Edvoice - Issues

SF educators still waiting for promised teacher housing

February 14 | San Francisco Chronicle

By Heather Knight

Hilary Elfman is the kind of teacher San Francisco Unified School District needs to keep, but the odds of that happening decrease every time the special-education teacher surfs the Internet looking for housing she can afford.

The 29-year-old quit an unsatisfying career in advertising to get her teaching credential, hoping to find a calling that “had more of an impact on people’s lives.” She’s in her first year at San Francisco Public Montessori Elementary in Pacific Heights, working one-on-one with 22 special-needs children. It’s a position that’s hard to fill in any school district, let alone one in a city with insane housing prices.

That California teacher shortage? It's already a crisis

February 10 | San Diego Union-Tribune

By The San Diego Union-Tribune Editorial Board

A recent survey of 211 school districts by the California School Boards Association and the Palo Alto-based Learning Policy Institute shows state efforts to address a long-anticipated and increasingly dire teacher shortage have been woefully inadequate. That’s got to change, because what’s happening isn’t a headache. It’s a crisis.

Jerry Brown, legislators headed for budget clash?

February 3 | Sacramento Bee

By Dan Walters

State budgets have been easy-peasy political exercises in recent years, thanks to hefty increases in revenue from an expanding economy.

Gov. Jerry Brown has annually proposed budgets he characterizes as “prudent,” meaning they don’t spend everything coming in and set aside a few billion dollars in rainy-day reserves.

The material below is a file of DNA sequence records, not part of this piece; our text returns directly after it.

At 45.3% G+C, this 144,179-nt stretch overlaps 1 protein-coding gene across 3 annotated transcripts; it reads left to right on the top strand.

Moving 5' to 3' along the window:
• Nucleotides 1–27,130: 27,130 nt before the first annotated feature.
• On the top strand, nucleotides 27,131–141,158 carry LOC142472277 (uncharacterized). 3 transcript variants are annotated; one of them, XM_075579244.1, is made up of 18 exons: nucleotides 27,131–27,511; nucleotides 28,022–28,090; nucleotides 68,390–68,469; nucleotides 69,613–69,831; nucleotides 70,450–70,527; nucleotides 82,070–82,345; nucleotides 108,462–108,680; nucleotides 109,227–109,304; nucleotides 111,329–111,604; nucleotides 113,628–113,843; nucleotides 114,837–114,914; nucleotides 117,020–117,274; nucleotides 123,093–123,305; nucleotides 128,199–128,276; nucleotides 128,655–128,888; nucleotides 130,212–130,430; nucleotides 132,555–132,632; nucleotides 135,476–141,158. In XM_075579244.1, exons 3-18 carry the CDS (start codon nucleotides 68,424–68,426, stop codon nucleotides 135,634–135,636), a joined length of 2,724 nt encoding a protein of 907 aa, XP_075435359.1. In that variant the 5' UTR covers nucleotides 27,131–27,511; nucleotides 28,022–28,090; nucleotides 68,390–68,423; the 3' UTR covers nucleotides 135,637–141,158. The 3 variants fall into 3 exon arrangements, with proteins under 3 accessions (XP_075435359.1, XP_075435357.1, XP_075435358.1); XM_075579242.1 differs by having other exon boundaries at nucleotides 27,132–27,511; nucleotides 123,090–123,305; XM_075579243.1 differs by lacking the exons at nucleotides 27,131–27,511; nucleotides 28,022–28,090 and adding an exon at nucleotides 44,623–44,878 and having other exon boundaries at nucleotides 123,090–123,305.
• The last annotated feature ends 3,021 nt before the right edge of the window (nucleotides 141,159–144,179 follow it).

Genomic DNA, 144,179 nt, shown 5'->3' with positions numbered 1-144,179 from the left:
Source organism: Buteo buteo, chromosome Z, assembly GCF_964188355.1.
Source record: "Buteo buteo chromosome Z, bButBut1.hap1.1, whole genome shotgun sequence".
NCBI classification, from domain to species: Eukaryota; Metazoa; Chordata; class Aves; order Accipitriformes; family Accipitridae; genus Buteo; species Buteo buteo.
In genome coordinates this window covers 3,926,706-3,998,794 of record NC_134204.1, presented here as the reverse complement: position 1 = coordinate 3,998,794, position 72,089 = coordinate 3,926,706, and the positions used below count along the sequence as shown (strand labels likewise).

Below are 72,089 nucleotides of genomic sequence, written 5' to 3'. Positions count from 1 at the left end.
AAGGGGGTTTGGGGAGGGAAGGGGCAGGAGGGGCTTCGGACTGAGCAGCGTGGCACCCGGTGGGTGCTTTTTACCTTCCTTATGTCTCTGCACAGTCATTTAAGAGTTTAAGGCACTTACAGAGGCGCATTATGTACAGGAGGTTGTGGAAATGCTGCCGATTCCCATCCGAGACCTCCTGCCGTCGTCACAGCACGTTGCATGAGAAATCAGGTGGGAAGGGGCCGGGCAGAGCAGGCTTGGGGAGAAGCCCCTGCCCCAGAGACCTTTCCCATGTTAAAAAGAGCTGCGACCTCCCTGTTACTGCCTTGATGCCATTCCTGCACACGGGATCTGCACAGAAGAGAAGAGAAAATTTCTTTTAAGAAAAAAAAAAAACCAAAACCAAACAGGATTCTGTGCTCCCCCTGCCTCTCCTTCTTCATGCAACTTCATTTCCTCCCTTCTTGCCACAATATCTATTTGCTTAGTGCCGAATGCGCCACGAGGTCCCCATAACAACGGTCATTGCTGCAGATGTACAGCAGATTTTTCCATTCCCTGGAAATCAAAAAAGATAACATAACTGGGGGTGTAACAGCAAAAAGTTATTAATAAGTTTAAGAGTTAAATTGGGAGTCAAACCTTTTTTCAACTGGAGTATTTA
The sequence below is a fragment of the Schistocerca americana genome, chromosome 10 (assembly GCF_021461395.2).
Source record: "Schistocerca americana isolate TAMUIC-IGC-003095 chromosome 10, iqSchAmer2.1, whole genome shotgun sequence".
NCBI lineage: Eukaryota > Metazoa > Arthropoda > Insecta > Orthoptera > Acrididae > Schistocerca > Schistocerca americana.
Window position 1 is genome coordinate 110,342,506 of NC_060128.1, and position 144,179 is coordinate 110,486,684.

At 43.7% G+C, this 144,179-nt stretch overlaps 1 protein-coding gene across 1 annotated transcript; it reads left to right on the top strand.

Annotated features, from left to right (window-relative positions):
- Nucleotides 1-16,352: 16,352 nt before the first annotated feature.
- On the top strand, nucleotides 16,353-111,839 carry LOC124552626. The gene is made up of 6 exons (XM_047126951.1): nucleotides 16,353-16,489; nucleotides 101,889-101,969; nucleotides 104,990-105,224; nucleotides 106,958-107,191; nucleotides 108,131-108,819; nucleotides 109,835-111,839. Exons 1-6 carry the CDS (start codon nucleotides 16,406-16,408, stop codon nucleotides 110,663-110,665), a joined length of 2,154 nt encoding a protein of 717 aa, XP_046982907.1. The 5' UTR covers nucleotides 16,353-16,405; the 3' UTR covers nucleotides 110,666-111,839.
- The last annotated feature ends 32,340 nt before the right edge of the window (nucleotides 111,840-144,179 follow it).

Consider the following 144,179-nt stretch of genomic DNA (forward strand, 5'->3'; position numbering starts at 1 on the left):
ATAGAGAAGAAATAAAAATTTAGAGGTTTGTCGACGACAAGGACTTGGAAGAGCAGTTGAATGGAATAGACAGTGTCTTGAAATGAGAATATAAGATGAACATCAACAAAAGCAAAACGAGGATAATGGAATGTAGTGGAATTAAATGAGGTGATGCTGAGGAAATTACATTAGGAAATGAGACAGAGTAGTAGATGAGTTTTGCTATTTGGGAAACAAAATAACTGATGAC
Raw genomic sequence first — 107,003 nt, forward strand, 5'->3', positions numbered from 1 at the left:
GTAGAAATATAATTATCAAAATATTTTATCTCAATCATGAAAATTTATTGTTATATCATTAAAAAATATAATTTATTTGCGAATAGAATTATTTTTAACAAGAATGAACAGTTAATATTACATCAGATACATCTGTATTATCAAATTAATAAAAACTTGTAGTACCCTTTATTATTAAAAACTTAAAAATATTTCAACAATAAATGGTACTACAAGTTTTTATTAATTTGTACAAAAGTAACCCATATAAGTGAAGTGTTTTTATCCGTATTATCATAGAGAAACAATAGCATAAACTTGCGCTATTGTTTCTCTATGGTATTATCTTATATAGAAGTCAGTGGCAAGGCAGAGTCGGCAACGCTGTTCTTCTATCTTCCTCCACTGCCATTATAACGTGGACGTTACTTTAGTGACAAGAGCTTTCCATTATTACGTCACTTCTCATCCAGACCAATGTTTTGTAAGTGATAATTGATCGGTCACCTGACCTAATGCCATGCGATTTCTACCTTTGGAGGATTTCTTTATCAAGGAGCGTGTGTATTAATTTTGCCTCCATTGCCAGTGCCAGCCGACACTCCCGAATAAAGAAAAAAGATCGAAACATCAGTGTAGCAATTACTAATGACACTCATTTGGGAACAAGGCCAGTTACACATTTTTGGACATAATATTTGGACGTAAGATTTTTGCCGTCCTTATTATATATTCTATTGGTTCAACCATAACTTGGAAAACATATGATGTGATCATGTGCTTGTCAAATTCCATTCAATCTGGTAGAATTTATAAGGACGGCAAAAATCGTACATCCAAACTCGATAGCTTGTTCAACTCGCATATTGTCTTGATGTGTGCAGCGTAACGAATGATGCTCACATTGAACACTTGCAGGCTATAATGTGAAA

The Legislature, dominated by fellow Democrats of somewhat more liberal leanings, tries to raise spending. Brown then gives a little ground to the pleaders, but also makes some symbolic line-item reductions, and that’s that.

Jacqui Irwin: Preserve the district of choice program

January 28 | Ventura County Star

By Jacqui Irwin

The Oak Park Unified School District, located in the heart of Conejo Valley, stands out as an excellent institution of learning for our young population.

Having earned numerous awards over the years as a top-performing district, its elementary, middle and high schools focus on creative pathways for students to excel in a variety of courses. In fact, Oak Park High School was recently ranked seventh among California high schools by Newsweek magazine and boasts robotics and computer animation courses so students can learn about science and art from a unique perspective. This is not your typical classroom experience.